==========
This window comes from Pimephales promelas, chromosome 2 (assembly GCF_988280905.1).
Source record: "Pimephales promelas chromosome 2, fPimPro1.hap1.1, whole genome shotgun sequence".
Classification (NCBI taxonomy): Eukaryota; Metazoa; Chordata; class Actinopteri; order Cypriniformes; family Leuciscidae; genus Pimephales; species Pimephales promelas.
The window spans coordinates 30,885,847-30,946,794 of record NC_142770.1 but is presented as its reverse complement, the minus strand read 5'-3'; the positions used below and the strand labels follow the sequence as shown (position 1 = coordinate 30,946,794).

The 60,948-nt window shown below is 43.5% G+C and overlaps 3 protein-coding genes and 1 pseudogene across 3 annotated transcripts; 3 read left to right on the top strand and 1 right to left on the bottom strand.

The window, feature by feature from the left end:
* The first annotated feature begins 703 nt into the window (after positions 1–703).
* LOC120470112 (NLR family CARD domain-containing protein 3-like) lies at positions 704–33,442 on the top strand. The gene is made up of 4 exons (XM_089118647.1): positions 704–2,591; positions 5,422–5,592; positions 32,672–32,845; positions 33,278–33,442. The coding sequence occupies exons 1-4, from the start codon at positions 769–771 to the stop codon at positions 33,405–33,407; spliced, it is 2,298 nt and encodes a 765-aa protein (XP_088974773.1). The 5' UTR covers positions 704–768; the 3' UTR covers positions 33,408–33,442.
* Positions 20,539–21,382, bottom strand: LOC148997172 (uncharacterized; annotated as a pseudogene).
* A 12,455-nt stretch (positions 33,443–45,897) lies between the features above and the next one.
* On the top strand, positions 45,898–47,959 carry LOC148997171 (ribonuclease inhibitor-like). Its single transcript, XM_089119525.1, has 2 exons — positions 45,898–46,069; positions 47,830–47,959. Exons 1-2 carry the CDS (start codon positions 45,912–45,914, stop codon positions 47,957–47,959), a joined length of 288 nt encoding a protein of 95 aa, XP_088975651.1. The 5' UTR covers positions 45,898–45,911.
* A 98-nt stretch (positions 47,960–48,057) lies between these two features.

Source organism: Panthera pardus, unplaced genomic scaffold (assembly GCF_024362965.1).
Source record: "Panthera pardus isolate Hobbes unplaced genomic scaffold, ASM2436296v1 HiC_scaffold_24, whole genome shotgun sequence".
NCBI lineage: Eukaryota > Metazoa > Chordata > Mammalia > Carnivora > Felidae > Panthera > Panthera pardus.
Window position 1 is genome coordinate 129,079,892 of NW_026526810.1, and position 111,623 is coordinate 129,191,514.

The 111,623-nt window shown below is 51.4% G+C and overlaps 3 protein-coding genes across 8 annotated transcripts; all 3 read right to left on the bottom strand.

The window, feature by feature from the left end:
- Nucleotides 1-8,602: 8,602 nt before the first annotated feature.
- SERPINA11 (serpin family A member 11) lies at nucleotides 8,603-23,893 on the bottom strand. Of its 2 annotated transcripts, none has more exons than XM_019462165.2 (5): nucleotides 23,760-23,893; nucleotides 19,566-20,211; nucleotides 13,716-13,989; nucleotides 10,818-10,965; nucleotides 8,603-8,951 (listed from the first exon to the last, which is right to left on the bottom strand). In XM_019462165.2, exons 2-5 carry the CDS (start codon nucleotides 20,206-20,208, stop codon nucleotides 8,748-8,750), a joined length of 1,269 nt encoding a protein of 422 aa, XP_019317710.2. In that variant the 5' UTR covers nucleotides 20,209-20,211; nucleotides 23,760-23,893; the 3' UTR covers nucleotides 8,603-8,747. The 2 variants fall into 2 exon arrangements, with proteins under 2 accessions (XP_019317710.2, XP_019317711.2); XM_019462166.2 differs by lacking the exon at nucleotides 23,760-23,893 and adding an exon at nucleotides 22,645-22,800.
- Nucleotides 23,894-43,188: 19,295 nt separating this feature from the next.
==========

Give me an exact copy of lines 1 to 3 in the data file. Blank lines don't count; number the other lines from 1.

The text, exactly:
This window comes from Pimephales promelas, chromosome 2 (assembly GCF_988280905.1).
Source record: "Pimephales promelas chromosome 2, fPimPro1.hap1.1, whole genome shotgun sequence".
Classification (NCBI taxonomy): Eukaryota; Metazoa; Chordata; class Actinopteri; order Cypriniformes; family Leuciscidae; genus Pimephales; species Pimephales promelas.